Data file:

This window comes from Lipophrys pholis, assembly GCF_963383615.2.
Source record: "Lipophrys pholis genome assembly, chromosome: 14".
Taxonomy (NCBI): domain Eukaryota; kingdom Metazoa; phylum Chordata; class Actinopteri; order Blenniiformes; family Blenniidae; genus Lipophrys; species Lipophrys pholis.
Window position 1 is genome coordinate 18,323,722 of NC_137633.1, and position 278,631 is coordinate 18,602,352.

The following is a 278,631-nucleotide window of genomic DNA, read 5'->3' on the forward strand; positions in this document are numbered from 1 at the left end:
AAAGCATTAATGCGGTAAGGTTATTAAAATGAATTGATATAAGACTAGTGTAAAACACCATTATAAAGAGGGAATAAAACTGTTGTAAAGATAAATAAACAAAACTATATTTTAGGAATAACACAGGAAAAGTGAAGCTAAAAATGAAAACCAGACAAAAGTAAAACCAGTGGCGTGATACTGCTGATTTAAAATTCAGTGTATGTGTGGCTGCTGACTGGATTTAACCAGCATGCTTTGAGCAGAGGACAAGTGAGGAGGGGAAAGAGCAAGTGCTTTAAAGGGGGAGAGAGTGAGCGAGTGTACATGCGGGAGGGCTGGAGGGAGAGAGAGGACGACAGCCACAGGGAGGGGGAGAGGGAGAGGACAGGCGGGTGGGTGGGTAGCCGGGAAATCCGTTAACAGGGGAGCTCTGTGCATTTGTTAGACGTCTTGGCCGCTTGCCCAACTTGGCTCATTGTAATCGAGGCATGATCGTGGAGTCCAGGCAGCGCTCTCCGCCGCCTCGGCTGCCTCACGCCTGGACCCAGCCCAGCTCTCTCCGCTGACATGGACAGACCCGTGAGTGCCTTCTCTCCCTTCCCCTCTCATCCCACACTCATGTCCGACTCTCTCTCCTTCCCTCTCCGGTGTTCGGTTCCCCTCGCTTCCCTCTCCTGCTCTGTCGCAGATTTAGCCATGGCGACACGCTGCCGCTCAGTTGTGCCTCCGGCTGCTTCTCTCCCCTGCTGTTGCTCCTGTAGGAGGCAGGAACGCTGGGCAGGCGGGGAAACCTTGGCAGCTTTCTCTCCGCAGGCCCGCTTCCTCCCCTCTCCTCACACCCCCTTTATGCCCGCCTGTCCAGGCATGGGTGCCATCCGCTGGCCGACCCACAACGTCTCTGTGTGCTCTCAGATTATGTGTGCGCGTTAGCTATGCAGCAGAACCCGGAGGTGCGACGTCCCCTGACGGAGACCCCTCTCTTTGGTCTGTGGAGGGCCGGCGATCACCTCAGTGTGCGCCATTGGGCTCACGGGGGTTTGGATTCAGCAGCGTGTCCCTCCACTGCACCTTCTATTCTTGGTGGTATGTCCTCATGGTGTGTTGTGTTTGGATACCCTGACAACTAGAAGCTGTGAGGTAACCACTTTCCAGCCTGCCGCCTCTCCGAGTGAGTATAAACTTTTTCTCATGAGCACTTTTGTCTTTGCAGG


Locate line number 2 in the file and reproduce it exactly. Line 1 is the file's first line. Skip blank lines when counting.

Source record: "Lipophrys pholis genome assembly, chromosome: 14".